“It is a rare scholar who does research in his 60s that is as exciting as the research that he did in his 30s”: Alberto Alesina’s colleague and co-author Edward Glaeser recalls his academic and teaching achievements.
Alberto Alesina was my colleague and friend for 28 years. His scholarship was extraordinary, and his character was even better. His wit, wisdom, and warmth could light up any seminar room and even bring life to a faculty meeting. While we have lost his incandescent presence, he remains in all of us who have learned how to be better economists, better advisors, and better people, because of him.
In my memory, the sharpest moments of my decades with Alberto were the seminars in which he, or a co-author, presented their joint research. In the early 1990s, he taught us about the political forces that threatened economic growth, such as redistribution and political instability. (I was too young to be there for Alberto’s earlier work on political business cycles).
In the mid-1990s, he moved on to the political and public finance consequences of ethnic fragmentation. While that work spoke directly to America’s racial divisions, his panoramic perspective enabled him to make larger points about the political difficulties that emerge whenever populations have diverse preferences and perspectives.
That insight then led to his work on the number and size of nations. Bigger political units, such as the European Union, suffer from diversity that makes agreements difficult, as the Germans and Greeks have come to realize. That cost of size is set against the benefit of internalizing diverse externalities.
The two themes of political instability and ethnic fragmentation were merged in our joint work on why the US did not have a European-style welfare state. America’s greater ethnic heterogeneity could explain, in a simple statistical sense, one-half of the difference in redistribution levels. The other half was explained by America’s older, more pro-property, institutions. The American Constitution, unlike its European counterparts, had not been rewritten in the wake of the two world wars.
The labor supply differences between the US and Europe propelled Alesina to study the strong family ties that seem to lead to less mobility and fewer women working outside the home in Southern Europe. His intellectual course then took him back to the pre-historic plough and the origins of work specialization by gender.
A particularly striking difference between the US and Europe is that Americans believe that they lived in a mobile society, where riches are the natural reward for hard work. Europeans thought that incomes reflected luck, either at birth or afterward. These differences had little basis in reality. Upward mobility is typically higher in Europe than in the US. The effort gap between rich and poor was also higher in Europe. These facts motivated a rich series of Alberto’s papers on the formation of beliefs about fairness and redistribution, from an early multiple equilibrium model to his remarkable body of current work with Stephanie Stantcheva. It is a rare scholar who does research in his 60s that is as exciting as the research that he did in his 30s.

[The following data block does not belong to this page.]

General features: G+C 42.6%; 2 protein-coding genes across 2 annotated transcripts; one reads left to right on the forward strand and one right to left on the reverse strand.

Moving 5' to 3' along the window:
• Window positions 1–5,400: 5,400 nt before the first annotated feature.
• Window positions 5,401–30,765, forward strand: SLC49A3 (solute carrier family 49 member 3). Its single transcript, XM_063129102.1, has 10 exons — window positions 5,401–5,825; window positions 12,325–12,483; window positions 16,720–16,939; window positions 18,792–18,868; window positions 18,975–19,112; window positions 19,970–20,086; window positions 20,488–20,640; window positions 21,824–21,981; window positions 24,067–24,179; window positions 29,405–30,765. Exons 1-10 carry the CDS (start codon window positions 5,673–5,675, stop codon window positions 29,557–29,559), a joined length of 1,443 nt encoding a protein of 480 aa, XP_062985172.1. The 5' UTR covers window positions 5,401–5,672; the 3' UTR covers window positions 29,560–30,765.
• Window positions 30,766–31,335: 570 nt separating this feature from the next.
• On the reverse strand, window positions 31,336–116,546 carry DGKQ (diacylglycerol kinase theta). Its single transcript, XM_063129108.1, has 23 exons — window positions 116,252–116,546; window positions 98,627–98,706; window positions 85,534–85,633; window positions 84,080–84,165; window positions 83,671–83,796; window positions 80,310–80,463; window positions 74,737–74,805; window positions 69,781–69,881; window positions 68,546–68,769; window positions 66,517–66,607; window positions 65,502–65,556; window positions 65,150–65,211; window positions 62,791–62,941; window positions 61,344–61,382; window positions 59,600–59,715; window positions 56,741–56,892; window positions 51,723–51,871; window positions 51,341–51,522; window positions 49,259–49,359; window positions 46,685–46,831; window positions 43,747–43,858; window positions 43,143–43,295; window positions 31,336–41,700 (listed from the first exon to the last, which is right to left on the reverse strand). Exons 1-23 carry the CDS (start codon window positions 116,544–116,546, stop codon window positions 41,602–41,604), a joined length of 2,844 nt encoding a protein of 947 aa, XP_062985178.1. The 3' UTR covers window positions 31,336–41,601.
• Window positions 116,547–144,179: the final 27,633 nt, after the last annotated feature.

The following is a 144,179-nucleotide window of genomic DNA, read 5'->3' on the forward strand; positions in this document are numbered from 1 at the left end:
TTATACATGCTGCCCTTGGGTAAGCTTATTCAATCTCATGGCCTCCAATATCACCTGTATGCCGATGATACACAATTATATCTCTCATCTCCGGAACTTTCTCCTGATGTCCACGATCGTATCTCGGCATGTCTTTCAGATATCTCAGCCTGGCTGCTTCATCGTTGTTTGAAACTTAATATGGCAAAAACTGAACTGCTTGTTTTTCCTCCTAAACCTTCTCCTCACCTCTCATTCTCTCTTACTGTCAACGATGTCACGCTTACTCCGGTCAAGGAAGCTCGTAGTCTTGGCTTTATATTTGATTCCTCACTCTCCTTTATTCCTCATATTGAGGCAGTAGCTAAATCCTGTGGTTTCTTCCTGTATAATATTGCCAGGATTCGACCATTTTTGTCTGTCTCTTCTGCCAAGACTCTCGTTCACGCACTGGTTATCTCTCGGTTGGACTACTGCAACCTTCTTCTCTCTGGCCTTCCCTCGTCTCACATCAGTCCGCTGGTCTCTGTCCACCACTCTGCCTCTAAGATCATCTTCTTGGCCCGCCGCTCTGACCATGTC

Every moment that we got to share on Alberto’s intellectual odyssey was exciting and illuminating. His seminars were joyous journeys into an intellectual unknown where the tools of economics were used to understand the most basic questions of politics, economics, and culture.
That same spirit permeated the seminars that Alberto attended. He wanted students to answer big questions, and he was elated when they did. He loved learning new and important things and the pleasure that came from new knowledge would shine on his face.
He felt obliged to point out obvious empirical shortcomings, which he suggested would lead to arrest or imprisonment by some nefarious group call the “identification police,” but he had little interest in sinking down to their level.
Alberto not only enjoyed making jokes, but also enjoyed jokes made at his own expense. He was frequently mocked for his limited knowledge of American arcana, such as basketball or the Midwest. Steve Levitt’s job talk (probably in 1994) concerned the impact of the Lojack anti-theft technology on auto theft in Indiana (and elsewhere).
After ten minutes, Alesina inquired as to what in the world this Lojack thing could possibly be. Andrei Shleifer immediately added that Alberto would also like to know what in the world this Indiana thing could possibly be. No one laughed harder than Alberto. He would keep laughing for the next quarter-century, where he featured uproariously in every skit show.
Perhaps surprisingly, Alesina proved a remarkably able department chairman. Alberto may not have been the most natural bureaucrat, but his decency and good sense carried us through some of the most difficult moments at the end of Larry Summers’ Harvard Presidency. He never wasted anyone’s time and he never put any interests above those of our department.
Alberto then served many years as our Director of Graduate Studies. He displayed a remarkable combination of ambition for and empathy towards our PhD students. No one cared more about winning the annual battle with MIT to attract the best students. No one cared more about rescuing the most lost students.
I have served with Alberto on many thesis committees over the decade. My last significant email to him was a note of praise, appreciating the improvement his wisdom had worked on a particular student’s paper. I learned a great deal about how to advise from Alberto, who combined soaring intellectual hopes for his students with avuncular care for their well-being.
The quest of scholarship should be a joyful thing. There are few things more exciting than learning something new and important about humanity. Alberto Alesina never forgot that fact and never stopped bringing joy to his colleagues and students.